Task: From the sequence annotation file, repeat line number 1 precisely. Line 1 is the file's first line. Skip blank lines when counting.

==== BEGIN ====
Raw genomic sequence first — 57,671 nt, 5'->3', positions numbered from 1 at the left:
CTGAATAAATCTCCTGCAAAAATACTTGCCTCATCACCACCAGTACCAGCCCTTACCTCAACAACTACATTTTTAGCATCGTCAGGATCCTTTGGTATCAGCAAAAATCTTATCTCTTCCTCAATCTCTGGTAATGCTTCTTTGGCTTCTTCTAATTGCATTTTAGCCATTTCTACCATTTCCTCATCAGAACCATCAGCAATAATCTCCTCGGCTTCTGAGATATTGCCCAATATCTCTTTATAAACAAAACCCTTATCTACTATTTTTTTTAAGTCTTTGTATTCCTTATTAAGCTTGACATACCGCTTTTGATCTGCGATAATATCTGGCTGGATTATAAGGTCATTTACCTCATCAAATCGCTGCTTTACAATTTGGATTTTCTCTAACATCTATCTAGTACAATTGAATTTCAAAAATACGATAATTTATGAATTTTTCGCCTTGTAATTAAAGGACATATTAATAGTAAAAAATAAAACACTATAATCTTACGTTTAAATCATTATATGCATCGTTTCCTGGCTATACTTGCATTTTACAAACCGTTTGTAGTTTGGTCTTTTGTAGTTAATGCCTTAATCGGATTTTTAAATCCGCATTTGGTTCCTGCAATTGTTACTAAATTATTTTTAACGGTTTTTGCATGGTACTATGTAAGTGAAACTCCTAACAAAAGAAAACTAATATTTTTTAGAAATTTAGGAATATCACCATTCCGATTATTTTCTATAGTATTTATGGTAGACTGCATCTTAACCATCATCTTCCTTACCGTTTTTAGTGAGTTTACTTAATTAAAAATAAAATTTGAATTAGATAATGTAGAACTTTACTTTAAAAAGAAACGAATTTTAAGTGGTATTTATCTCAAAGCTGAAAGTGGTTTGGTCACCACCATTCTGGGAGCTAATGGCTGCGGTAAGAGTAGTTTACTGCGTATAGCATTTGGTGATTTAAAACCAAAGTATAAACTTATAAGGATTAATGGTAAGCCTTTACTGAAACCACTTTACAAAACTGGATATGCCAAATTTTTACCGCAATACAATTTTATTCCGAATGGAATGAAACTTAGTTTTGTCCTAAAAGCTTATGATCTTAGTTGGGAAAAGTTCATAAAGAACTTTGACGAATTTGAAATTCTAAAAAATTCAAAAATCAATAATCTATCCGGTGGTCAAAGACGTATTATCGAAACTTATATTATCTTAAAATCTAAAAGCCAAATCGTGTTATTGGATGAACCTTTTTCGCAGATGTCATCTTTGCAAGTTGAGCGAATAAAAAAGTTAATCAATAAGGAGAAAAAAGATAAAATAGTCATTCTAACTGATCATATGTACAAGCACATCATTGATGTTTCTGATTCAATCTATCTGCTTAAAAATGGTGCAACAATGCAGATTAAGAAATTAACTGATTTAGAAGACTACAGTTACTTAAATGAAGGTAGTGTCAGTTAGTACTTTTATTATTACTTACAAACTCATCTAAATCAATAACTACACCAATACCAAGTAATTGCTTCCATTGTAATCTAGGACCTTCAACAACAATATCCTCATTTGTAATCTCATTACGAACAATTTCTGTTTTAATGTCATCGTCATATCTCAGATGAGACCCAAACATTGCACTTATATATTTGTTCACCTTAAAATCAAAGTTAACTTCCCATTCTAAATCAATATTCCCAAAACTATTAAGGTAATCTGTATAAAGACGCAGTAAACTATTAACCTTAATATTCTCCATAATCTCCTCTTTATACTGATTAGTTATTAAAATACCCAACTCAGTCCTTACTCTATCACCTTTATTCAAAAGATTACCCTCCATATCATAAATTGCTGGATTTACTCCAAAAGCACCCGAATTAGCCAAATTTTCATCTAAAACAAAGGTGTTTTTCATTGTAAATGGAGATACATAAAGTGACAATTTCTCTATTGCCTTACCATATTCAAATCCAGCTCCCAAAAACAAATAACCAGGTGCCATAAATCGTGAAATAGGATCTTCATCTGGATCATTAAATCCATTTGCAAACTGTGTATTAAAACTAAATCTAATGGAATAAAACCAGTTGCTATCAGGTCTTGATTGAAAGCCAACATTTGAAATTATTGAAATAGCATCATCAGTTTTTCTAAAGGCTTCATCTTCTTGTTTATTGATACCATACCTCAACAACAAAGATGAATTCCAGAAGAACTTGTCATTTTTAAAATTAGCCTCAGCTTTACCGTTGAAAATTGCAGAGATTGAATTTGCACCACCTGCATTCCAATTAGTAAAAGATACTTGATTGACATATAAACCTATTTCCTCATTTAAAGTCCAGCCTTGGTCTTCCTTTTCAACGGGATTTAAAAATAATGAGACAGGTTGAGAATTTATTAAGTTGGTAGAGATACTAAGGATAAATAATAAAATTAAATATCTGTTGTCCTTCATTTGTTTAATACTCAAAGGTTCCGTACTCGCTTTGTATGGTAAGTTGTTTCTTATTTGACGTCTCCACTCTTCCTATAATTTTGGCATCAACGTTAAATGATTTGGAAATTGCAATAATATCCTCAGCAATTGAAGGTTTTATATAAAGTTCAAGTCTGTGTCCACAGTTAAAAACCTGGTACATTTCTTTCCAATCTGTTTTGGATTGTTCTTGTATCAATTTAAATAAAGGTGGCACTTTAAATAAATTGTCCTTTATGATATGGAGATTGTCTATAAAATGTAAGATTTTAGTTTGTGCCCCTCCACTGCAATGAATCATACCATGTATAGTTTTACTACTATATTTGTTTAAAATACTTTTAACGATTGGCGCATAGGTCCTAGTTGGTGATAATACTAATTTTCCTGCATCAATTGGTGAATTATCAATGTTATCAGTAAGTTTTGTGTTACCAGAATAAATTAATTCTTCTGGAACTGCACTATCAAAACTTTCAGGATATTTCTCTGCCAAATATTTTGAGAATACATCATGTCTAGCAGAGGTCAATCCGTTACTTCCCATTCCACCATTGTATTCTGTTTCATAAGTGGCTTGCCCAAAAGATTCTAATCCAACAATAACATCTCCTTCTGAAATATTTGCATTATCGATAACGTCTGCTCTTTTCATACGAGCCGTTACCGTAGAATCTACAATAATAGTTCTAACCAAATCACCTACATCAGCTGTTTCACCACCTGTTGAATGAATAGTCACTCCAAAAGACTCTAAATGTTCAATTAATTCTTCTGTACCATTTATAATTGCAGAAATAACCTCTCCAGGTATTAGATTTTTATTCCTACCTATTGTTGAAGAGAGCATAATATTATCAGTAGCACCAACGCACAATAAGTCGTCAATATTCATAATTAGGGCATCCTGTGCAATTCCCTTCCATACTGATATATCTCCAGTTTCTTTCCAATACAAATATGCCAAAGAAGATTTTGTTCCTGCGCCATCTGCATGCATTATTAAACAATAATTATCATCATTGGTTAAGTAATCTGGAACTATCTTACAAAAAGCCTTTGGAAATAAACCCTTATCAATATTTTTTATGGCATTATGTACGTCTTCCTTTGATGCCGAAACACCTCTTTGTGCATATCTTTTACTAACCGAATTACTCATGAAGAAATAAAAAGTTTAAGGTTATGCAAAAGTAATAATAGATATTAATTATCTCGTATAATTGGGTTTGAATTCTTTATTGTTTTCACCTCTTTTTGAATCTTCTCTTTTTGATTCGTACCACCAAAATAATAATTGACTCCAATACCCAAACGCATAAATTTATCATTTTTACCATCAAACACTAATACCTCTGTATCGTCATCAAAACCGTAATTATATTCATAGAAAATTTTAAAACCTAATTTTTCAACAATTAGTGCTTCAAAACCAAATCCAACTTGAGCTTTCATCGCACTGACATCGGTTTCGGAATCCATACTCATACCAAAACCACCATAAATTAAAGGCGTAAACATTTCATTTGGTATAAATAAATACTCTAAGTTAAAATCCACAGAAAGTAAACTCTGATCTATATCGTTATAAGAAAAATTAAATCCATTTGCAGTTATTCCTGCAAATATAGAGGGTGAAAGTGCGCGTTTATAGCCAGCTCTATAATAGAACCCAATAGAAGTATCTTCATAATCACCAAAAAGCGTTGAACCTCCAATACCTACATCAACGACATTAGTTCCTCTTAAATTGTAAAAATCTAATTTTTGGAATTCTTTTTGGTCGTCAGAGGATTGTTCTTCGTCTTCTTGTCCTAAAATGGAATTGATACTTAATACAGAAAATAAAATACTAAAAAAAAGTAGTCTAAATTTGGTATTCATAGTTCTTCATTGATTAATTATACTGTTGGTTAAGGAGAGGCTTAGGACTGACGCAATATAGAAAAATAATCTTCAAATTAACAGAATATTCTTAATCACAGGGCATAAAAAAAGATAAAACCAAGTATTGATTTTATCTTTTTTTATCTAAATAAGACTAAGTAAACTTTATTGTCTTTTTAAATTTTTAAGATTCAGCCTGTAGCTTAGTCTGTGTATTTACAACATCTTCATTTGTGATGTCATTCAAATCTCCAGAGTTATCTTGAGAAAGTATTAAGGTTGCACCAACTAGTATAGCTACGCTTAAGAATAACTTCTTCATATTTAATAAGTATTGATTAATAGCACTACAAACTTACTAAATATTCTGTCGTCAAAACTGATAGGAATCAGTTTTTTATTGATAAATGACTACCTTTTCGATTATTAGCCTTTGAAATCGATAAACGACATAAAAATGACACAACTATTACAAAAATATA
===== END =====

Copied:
Raw genomic sequence first — 57,671 nt, 5'->3', positions numbered from 1 at the left: